And frankly, while the food trucks have twitter accounts, top of the line equipment, and good publicists, they are, as group, missing something that is the essence of street food: good food at good value.  Its not that you can’t get good food from a truck, often it can be good (although just as often, not).  But even if it is good, it may be overly expensive.  The fact is, there are very few trucks that deliver good food at good value.

If I have to choose between the trucks and the carts, I’ll take the carts, every time.

But for trucks fans, all is not lost.  The Parks Department has taken a keen interest in mobile foodstuffs, so NYC parks  may soon become a haven for displaced trucks.

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Midtown Survival Guide: Biryani Cart

May 26, 2010 1 comment

Biryani Cart dishes out one of the best street cart meals you can get at midtown – and that is saying a lot, because the competition is fierce.  The corner of 46th St. and 6th Avenue is a bustling hub of street cart activity – within just a few hundred feet are midtown stalwarts Moshe’s Falafel, Kim’s Aunt Kitchen and, of course, Kwik Meal just a block away.  Additionally, Carribbean Spice has staked out a long-standing location along 46th Street, and on selected days both the Treats Truck and the Wafels & Dinges Truck  make appearances on 45th Street. 

There is certainly no excuse for people who work in this neighborhood to be eating at Cafe Europa every day (which, for those who don’t know, is yet one more of those cookie cutter “pre-made sandwiches or you pick your own overpriced salad”  places.

But the juggernaut at this location is the Biryani Cart.  Winner of the People’s Choice Award at the Vendy Awards for 2 years running (2008 and 2009), the Biryani Cart empire consists of two carts right on the corner of 46th and 6th.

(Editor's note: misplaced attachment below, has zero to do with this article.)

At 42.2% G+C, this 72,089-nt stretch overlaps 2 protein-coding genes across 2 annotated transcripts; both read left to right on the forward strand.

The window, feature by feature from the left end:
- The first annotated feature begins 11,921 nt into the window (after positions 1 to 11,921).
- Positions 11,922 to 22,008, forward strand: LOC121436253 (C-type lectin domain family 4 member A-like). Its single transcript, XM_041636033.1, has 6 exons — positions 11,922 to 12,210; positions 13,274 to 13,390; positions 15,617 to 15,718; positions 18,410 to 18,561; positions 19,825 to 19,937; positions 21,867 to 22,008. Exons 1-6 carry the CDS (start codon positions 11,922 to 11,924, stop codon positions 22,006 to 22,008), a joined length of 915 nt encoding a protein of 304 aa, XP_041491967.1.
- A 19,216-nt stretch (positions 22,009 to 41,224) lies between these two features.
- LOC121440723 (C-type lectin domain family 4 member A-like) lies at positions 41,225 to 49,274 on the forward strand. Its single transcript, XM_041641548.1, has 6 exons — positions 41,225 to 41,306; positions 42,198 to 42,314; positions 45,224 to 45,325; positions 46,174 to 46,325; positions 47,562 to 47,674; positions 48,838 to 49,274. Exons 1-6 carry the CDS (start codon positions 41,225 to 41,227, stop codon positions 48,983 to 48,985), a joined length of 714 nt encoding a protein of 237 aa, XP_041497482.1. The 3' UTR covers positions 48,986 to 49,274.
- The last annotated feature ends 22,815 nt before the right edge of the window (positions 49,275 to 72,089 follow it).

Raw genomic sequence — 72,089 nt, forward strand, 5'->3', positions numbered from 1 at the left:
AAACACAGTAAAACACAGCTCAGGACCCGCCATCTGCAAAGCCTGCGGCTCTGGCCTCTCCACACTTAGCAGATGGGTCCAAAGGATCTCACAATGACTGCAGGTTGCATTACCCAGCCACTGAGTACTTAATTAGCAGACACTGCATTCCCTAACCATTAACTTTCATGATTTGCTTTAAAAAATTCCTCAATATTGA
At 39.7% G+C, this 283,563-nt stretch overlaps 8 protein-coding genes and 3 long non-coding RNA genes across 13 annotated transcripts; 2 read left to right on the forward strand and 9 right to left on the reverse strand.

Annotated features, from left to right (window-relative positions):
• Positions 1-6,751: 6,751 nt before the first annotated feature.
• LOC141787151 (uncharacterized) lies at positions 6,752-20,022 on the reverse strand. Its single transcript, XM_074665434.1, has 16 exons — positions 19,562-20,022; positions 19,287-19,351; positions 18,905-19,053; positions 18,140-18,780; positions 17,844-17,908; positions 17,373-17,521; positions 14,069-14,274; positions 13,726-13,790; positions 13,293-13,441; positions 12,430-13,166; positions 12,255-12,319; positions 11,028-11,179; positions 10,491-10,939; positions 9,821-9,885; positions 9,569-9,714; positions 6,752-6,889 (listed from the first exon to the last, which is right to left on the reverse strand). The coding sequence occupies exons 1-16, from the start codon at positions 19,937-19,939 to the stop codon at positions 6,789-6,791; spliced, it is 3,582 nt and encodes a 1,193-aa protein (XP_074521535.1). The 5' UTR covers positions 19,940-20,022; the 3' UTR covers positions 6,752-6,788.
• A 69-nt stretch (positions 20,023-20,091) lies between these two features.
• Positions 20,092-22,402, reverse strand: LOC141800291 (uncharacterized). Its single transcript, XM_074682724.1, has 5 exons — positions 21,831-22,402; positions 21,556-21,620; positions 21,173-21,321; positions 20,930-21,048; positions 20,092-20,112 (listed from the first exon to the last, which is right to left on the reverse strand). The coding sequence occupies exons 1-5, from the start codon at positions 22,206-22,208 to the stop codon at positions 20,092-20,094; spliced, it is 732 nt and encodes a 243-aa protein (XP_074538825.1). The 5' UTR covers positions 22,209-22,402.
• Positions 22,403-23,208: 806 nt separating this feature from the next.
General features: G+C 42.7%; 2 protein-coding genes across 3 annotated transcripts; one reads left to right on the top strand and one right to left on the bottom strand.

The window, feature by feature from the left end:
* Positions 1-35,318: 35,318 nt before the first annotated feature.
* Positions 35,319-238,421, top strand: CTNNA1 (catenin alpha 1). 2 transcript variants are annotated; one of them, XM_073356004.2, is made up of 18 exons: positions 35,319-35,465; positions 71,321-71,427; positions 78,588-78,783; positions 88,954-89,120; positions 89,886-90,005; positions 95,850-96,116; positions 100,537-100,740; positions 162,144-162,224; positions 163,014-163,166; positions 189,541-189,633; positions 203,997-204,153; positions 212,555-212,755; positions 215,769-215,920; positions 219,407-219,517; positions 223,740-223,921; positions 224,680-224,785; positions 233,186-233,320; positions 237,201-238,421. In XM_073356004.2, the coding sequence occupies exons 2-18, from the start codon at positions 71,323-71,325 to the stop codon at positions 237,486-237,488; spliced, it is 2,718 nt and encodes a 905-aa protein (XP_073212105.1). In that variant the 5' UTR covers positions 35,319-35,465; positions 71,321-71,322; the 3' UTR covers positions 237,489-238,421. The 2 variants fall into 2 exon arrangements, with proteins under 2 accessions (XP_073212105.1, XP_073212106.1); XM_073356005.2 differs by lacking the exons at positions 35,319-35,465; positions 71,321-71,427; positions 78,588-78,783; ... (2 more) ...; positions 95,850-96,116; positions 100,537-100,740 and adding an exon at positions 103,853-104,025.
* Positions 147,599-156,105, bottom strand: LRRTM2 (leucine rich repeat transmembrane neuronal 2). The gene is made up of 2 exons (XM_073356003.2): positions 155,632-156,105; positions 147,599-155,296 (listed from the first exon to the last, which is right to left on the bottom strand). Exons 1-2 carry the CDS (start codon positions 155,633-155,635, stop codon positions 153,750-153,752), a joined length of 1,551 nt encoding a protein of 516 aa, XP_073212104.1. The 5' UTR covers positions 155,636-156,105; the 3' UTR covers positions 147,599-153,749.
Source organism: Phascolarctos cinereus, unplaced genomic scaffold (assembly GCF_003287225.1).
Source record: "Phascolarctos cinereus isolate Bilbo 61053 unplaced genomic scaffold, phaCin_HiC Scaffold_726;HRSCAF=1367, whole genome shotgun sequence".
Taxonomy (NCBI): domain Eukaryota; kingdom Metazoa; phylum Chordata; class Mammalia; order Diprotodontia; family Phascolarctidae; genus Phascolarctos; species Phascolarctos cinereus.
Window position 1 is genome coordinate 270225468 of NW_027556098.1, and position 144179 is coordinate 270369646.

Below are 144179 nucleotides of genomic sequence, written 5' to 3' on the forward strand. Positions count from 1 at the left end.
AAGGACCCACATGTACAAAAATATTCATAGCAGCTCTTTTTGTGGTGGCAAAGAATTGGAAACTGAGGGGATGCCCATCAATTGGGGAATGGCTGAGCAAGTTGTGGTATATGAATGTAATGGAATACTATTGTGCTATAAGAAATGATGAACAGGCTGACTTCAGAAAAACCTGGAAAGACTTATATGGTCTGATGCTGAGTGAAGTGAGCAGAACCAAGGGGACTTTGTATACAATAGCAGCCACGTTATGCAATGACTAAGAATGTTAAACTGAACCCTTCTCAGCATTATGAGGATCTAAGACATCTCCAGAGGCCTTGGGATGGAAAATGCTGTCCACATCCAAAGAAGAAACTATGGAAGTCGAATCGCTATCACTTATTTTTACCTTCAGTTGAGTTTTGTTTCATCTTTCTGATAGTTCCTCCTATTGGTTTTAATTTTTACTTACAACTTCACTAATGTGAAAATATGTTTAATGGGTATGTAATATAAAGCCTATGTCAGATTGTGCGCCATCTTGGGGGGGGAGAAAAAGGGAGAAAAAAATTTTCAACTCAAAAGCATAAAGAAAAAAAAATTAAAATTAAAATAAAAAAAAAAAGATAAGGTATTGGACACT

The main cart primarily serves kati rolls and various Indian specialties, which include biryani and chiken tikka masala every day, along with rotating daily specials including kashmiri curry, vegetable biryani and others.  The satellite cart stands directly next to the main cart, and serves traditional “street meat”-style chicken and lamb over rice, as well as pita sandwiches and more typical fare like sandwiches and burgers.

All I can say is, if you like Indian food, be sure to go and sample the biryani, tikka masala and kati rolls (a kati roll is spicy kabab-style meat rolled up in flatbread – sort of an Indian-style wrap).  The Biryani Cart provides a spicy and satisfying lunch, and you will be much happier than if you buy some anemic sandwich from Cafe Europa or elsewhere.  They run an efficient operation, using multiple cooks, and are sufficiently organized that they can churn through orders quickly and do not make mistakes. 

Finally, just a few things to keep in mind when ordering from here:

1.  Step up to the window and order as soon as you can.  All the people hanging around in front of the cart have probably already ordered, and are waiting for their food.

2. It will make your office smell like Indian food, so plan accordingly.

3.  The main cart is open late into the evening, so it is a good spot for a quick and cheap dinner (no line).  They serve kati rolls and chicken/lamb over rice all night, although they tend to run out of biryani/tikka masala by the evening.